Each week, Artful spotlights an art experience or destination that speaks to us right now.
Since the 1960s, the San Francisco-based artist Lynn Hershman Leeson has been making unnervingly predictive art about the different ways in which technology intersects with the human, and specifically the female, body. Cyborgs, medical imaging, DNA, and artificial intelligence all figure in her uncanny and deeply researched work, which has been attracting more and more attention since a 2014 traveling retrospective at the ZKM Center for Art and Media in Karlsruhe, Germany.
“Lynn Hershman Leeson: Twisted,” at the New Museum—the artist’s first museum solo in New York—covers it all from her 1960s “Breathing Machine” wax sculptures accompanied by cassette-tape soundtracks to an ongoing multimedia installation, The Infinity Engine, inspired by a genetic-engineering lab. It includes long-term projects that slip from the physical to the digital world and back again, as with Leeson’s decades-long performance/persona Roberta Breitmore, for which the artist initially appeared in character and later created an online avatar.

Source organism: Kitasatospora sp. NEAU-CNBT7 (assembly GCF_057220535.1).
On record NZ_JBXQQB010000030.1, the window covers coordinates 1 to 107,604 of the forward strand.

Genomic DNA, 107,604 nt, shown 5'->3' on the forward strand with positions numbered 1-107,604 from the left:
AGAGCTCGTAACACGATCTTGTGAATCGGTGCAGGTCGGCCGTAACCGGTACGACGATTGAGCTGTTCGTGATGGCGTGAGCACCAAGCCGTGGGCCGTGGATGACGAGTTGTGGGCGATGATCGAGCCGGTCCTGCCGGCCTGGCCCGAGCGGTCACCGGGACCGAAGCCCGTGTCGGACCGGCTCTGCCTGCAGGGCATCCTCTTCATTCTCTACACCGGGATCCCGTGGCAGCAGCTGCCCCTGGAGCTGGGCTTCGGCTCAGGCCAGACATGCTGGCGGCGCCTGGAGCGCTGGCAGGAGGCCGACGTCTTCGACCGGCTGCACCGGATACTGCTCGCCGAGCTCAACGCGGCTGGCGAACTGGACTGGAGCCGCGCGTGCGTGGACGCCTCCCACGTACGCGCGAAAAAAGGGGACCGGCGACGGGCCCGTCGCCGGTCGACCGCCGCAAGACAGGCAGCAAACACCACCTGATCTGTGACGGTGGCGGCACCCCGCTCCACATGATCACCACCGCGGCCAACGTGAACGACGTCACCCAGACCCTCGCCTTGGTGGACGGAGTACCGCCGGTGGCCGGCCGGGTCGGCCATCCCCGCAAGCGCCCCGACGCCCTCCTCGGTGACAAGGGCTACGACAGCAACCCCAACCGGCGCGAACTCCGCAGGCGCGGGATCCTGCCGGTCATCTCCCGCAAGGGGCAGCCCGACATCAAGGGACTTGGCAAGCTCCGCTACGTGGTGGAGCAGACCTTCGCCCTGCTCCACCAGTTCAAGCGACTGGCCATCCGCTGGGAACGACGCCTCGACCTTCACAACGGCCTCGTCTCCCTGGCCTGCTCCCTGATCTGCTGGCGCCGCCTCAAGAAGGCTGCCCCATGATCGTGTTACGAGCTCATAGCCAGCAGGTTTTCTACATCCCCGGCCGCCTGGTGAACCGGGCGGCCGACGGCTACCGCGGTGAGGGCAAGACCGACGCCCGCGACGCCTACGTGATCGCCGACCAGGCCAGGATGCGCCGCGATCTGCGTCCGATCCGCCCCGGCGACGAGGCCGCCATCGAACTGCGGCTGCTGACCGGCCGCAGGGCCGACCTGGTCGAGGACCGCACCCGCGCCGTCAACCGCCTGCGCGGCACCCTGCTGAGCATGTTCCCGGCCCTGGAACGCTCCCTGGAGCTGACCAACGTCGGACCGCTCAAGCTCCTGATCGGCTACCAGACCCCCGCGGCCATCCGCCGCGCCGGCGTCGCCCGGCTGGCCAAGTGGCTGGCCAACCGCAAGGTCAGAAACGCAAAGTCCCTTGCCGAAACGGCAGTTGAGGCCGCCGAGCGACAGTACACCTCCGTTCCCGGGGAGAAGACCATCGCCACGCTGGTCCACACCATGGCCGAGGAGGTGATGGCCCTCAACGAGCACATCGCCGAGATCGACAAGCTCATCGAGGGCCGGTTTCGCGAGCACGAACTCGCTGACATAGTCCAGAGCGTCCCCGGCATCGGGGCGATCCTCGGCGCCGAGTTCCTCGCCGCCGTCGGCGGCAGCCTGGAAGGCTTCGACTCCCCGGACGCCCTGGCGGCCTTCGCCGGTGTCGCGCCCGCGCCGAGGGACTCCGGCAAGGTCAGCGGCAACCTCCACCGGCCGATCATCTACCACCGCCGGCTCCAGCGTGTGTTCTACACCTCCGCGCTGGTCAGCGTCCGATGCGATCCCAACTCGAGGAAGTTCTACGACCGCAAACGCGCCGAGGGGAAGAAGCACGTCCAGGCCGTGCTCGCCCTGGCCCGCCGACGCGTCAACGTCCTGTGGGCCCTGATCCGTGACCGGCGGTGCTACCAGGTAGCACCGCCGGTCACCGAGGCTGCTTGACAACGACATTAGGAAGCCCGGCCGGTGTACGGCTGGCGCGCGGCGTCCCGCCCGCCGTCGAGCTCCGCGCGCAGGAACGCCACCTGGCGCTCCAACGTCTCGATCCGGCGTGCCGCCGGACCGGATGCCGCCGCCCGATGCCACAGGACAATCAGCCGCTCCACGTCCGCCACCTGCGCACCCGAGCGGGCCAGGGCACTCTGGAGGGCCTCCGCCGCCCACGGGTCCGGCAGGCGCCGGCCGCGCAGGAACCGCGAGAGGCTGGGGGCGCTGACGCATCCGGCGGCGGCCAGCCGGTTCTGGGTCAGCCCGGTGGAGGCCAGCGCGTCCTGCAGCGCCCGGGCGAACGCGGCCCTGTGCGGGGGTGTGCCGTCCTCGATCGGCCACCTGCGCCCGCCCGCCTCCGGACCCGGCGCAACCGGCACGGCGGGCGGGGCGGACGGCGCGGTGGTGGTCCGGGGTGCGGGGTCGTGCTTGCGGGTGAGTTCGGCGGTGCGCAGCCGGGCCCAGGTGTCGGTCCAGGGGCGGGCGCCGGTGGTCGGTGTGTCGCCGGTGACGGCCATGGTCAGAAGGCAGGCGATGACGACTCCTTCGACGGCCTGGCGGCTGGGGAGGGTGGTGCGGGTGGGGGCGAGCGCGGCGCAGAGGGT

Also in the show are very recent collaborations with scientists and researchers that almost seem to be ripped from our pandemic-era headlines. If some of Leeson’s earlier works have a dystopian cast, these newer projects highlight the problem-solving aspects of technology. In one work, Leeson worked with Dr. Thomas Huber at the pharmaceutical firm Novartis to create synthetic antibodies; another, created with bioengineering experts at the Wyss Institute at Harvard University, explores new water purification systems. As Leeson recently told Artforum, “For me, we’re at a point where artists have to pay attention and use our methods of intuition to work with specialized experts to create ways that our planet could be healthier and survive.”
Below see highlights from the exhibition, which runs through October 3.